While accessible schooling for all children is a noble goal, the quality of education must also be upheld. The smaller the school, the less resources the school and its teachers have. Children in rural areas often miss days or weeks of school to work, or ultimately drop out to help support their families.

According to the 2015 U.N. Development Programme’s Human Development Report, Costa Ricans spend an average of 8.4 years in school, and only 50.6 percent of the population receives at least some secondary school education.

While the necessary amount of money is being spent to ensure education in Costa Rica is a priority, according to the OECD the gap in educational outcomes based on family income has grown significantly larger in the past 20 years. It is critical that Costa Rica not only increases education funding, but also focuses on how that money is spent, specifically by spreading resources more equitably across schools.

The Costa Rican Ministry of Education is working alongside UNICEF and other international organizations to confront the factors contributing to students permanently leaving school and to provide quality education to all.

Yo me apunto” (“I’m in”) was launched in 2015 with the hope of encouraging students to stay in school and to reintegrate young adults back into school. The program reaches 155 schools and offers educational programs for students living in areas of poverty.

By continuing initiatives like “Yo me apunto” and increasing focus on establishing better educational outcomes, education in Costa Rica will continue to be an exemplary model for the rest of Latin and Central America and beyond.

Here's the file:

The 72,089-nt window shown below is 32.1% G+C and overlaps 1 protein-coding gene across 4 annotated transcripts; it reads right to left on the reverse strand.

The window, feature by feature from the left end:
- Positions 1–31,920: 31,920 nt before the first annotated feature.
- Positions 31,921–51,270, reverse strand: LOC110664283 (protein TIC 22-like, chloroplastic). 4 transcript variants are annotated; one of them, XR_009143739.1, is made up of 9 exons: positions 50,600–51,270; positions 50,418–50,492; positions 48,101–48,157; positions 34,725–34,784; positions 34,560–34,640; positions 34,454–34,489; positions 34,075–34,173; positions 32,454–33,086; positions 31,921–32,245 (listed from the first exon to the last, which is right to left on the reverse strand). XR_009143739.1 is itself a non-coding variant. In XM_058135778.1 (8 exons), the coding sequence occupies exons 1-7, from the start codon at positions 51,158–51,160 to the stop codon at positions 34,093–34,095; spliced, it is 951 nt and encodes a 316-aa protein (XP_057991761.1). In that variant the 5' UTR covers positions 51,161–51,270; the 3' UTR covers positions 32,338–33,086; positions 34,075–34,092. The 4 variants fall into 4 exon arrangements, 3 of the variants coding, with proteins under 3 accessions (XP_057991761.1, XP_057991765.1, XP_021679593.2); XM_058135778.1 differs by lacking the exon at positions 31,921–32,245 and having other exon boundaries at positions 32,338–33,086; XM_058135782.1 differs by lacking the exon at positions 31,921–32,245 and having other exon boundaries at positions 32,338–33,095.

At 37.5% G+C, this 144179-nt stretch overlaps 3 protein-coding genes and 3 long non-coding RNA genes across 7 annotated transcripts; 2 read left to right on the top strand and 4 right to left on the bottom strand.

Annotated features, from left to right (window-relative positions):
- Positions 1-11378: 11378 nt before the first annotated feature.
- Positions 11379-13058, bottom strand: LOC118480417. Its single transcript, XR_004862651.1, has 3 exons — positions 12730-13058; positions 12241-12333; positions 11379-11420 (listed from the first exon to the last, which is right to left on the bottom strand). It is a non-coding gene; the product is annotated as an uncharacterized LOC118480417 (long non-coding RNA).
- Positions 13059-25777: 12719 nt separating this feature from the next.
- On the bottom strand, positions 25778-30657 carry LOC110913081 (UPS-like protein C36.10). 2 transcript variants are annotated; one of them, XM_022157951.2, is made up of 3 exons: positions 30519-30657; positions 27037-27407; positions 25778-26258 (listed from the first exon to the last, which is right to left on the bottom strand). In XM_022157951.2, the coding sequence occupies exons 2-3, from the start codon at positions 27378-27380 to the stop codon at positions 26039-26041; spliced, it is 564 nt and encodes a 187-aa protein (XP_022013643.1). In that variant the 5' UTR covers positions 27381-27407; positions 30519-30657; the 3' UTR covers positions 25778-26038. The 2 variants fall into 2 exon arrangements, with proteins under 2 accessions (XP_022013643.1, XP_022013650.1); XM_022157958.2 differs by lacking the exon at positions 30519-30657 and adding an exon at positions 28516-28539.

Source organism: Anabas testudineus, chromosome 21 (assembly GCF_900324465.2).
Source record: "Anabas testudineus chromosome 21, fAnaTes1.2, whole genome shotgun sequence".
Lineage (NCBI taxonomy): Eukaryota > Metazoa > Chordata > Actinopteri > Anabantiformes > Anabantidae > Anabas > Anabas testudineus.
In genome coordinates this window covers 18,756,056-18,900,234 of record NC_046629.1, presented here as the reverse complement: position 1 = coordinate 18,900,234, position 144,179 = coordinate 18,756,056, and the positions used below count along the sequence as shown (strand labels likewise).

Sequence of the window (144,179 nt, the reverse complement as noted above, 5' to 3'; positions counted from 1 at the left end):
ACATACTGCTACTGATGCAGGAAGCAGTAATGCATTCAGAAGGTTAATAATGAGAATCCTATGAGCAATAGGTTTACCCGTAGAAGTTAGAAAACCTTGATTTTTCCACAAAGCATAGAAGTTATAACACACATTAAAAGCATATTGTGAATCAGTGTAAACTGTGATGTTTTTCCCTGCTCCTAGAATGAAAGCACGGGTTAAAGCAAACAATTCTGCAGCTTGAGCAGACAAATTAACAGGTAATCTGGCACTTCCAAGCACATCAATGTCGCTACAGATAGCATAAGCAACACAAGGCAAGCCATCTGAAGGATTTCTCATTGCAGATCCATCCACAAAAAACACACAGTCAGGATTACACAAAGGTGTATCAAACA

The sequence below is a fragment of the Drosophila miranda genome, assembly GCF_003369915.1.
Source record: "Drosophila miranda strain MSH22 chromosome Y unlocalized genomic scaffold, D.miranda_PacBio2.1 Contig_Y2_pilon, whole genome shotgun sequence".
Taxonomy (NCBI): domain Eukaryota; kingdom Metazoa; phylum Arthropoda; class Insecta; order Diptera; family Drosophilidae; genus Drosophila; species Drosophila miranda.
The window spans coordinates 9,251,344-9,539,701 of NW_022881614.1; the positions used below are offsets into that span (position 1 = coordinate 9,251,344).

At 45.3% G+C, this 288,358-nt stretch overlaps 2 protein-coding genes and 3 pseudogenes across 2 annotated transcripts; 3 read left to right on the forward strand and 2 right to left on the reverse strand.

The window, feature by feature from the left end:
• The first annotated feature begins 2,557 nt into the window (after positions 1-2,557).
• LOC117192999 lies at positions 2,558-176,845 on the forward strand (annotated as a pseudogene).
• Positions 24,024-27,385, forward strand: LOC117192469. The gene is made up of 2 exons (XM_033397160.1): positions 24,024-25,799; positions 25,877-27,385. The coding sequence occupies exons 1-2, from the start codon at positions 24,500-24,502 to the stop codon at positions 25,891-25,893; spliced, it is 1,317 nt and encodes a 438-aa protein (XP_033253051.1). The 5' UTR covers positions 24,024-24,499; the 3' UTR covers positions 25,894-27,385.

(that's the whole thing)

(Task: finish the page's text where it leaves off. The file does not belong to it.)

Erica Rawles

Photo: The Costa Rica News

Poverty in Central America
The area of Latin or Central America includes the countries of Belize, Costa Rica, El Salvador, Guatemala, Honduras, Nicaragua and Panama. Central America also includes the Caribbean Islands. Poverty in Central America is pervasive: half the population lives below the poverty line.

In rural areas, the figure rises to two-thirds. Seventy-five percent of rural people struggle to meet basic food needs. Income from traditional exports, agriculture and textiles is in the control of a few of the most powerful and richest.

Despite considerable advancements in wealth distribution, vast inequalities still exist. According to a report by the International Fund for Agricultural Development (IFAD), “The poorest 20% of the population receive only 3% of all income; the wealthiest 20% receive 60%.”

The farms generally belong to the wealthy; the poor work on them. Small farmers often work deteriorating plots that produce low yields. This leads to food insecurity, hunger and the need for other wage-producing work.

Rural poverty in Central America is widespread, but percentages differ within separate countries.

Honduras is the worst affected: 75 percent of the country’s rural population lives in poverty and 63 percent lives in extreme poverty.

Guatemala is next: 54 percent of its rural population lives in poverty.

Nicaragua and El Salvador both have 47 percent of their rural population living in poverty.

Panama has 37 percent and Costa Rica has 23 percent of rural poverty rates.

Indigenous populations have the highest rates of poverty in Central America. They also have the lowest income and lack access to much needed services. Some of these include housing, schools and healthcare.

Indigenous peoples account for more than 40 percent of the total population in Guatemala and seventy-five percent of them live in poverty. In Panama, indigenous peoples make up eight percent of the population and 95 percent live in poverty.

Agriculture is a major employer of the rural poor, providing jobs for more than 30 percent. As a result, IFAD believes that agriculture could be used to help ease poverty in Central America. The area is a major producer of the world’s bananas, coffee, maize and sugar.